Need evidence to support the theory that Chris Christie would have been better off had he run for president in 2012 rather than 2016? Look no further than Donald Trump.
In the early days of the 2016 campaign, The Donald has risen to the top of several GOP presidential polls by employing a style and a tone quite similar to Christie’s. These same tactics once helped the New Jersey governor earn high approval ratings and land on the cover of several national magazines. They also might have helped him become a top contender for national office in 2012.
As governor, Christie has called a U.S. Senator a partisan hack, a state assemblywoman a jerk, an openly gay legislator numbnuts, and a former Navy Seal an idiot. He once told reporters to “take the bat out on” a 76-year old state Senator and grandmother who was critical of his administration.
Today, it is Trump stirring the pot by characterizing Mexican immigrants as criminals and rapists and by claiming John McCain was not a war hero. He makes statements that are controversial and often viewed as outrageous. But they garner media attention, and they resonate with angry and frustrated voters.
Trump (his comments on McCain aside) tends to sound a populist tone, touching on issues that hit home for voters. Likewise, some of Christie’s most-viewed YouTube videos feature him ranting against journalists, government workers and other popular targets.
This is a big reason why Christie was basking in popularity and gaining national recognition when the field for the 2012 election was forming. Since none of the Republican presidential candidates was generating widespread excitement, it is conceivable that an individual with Christie’s personality and charisma (and a record of winning in a blue state) could have captured the nomination.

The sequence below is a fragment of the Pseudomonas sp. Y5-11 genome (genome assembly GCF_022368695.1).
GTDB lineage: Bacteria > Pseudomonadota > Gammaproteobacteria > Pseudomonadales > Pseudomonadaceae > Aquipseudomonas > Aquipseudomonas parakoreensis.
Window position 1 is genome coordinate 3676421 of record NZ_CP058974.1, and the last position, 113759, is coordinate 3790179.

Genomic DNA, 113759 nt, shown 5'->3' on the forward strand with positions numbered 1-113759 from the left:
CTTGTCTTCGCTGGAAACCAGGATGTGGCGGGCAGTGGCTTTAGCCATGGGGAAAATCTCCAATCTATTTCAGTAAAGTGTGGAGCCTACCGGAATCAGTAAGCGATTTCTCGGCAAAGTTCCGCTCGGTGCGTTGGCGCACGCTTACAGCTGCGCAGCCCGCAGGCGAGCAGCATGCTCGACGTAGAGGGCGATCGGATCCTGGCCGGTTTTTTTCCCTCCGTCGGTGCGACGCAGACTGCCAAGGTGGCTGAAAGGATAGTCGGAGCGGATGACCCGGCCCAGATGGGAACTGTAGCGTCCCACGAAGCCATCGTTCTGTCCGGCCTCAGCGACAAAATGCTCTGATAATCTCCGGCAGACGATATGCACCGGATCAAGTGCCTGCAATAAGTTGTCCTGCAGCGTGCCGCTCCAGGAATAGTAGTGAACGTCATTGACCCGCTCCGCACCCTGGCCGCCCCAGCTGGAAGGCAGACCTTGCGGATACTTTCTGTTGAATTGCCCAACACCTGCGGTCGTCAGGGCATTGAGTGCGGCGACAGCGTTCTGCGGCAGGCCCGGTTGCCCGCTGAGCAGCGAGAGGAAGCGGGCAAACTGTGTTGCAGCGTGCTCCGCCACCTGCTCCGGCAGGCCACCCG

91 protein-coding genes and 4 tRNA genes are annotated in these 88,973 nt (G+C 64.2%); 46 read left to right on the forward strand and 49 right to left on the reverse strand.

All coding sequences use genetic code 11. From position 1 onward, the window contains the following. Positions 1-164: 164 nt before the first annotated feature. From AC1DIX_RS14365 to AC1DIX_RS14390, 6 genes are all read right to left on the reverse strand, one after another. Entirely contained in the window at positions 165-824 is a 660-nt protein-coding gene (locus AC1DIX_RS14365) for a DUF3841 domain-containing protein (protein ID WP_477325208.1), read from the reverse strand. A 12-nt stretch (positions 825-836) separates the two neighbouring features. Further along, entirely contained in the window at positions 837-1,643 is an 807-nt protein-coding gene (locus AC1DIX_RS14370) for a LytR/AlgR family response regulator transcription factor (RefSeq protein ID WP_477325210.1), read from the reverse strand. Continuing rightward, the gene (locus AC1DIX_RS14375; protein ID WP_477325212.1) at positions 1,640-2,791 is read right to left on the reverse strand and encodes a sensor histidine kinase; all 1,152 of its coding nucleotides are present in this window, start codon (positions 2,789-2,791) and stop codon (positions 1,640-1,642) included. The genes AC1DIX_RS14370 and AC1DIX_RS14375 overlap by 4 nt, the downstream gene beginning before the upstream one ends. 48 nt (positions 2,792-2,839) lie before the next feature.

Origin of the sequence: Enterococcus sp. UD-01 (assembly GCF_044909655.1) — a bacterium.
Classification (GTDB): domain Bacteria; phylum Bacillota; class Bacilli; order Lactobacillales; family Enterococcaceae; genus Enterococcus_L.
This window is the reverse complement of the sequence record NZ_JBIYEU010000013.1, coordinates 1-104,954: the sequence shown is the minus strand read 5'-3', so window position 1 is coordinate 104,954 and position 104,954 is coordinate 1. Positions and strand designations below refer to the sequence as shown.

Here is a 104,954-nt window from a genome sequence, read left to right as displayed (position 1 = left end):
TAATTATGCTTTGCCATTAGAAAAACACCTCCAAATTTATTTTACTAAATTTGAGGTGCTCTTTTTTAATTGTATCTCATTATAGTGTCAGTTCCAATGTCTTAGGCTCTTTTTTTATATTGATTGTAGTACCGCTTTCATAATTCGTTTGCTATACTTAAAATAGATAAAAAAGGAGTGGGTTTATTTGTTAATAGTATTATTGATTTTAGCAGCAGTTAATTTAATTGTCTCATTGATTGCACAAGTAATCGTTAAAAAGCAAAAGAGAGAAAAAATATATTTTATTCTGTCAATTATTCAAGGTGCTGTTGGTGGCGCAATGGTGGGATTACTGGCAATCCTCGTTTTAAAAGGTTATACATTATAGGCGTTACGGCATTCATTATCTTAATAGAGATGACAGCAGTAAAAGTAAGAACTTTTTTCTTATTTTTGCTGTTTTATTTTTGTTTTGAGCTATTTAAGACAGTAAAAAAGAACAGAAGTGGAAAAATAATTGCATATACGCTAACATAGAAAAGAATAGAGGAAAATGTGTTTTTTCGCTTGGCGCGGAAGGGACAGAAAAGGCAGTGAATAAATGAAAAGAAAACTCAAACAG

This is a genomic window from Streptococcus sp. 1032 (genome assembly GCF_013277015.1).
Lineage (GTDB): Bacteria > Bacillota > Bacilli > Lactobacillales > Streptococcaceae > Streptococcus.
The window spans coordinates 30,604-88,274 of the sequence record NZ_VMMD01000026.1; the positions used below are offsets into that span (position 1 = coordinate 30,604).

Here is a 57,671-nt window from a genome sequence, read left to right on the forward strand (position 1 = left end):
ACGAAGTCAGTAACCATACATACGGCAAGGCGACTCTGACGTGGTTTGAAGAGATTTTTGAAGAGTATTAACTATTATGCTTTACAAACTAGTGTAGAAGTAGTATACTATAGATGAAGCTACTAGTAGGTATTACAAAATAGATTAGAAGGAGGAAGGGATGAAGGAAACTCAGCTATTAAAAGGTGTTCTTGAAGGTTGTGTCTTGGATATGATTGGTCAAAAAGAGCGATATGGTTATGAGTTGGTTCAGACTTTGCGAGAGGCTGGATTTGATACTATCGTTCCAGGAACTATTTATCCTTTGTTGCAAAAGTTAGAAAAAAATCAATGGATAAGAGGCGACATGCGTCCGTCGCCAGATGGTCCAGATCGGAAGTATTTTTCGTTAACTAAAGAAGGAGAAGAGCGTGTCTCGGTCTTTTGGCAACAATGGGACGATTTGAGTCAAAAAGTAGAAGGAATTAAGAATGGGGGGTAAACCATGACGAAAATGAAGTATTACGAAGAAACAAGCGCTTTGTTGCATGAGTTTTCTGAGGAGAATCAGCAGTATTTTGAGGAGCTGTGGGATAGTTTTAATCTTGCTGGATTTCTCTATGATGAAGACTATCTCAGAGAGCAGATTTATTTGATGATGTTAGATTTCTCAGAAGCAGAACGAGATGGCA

But Christie missed this window of opportunity, and it may not open again in 2016.
For the more than 18 months, he has been dogged by allegations that he was involved with a decision to block traffic in Fort Lee, N.J., as political payback to the city’s mayor, who failed to endorse his 2013 gubernatorial re-election bid.
To add to his woes, many powerful Republicans still are furious that Christie welcomed President Barack Obama with open arms when he visited New Jersey to check on damage from Hurricane Sandy just a few days before the 2012 presidential election.
Christie also bears the bruises that come with serving as a chief executive for a number of years. He now is the face of a state whose credit rating has been downgraded a record nine times since he took office. New Jersey also has one of the highest unemployment rates in the nation, and mass transit fares and highway tolls have risen under Christie’s watch.
While Christie must defend and explain his record as New Jersey governor, Trump can campaign unburdened by the responsibility that comes with serving in elected office. In fact, he can use his private sector status to run as an outsider who criticizes Washington and its career politicians.
Had Christie run in 2012, he would still have been on an extended honeymoon with New Jersey voters and could have blamed the state’s problems on his predecessors. Now he is the owner of New Jersey’s problems, and he faces a much tougher challenge in convincing voters he is an outsider.
Whether Christie would have won the 2012 GOP nomination had he thrown his hat into the ring is debatable. It also is impossible to predict if Trump, in the current campaign cycle, will pull off what Christie did not do in 2012.
What we do know is that there is a window of opportunity for The Donald in 2016 – and he is not likely to let his chance pass by.
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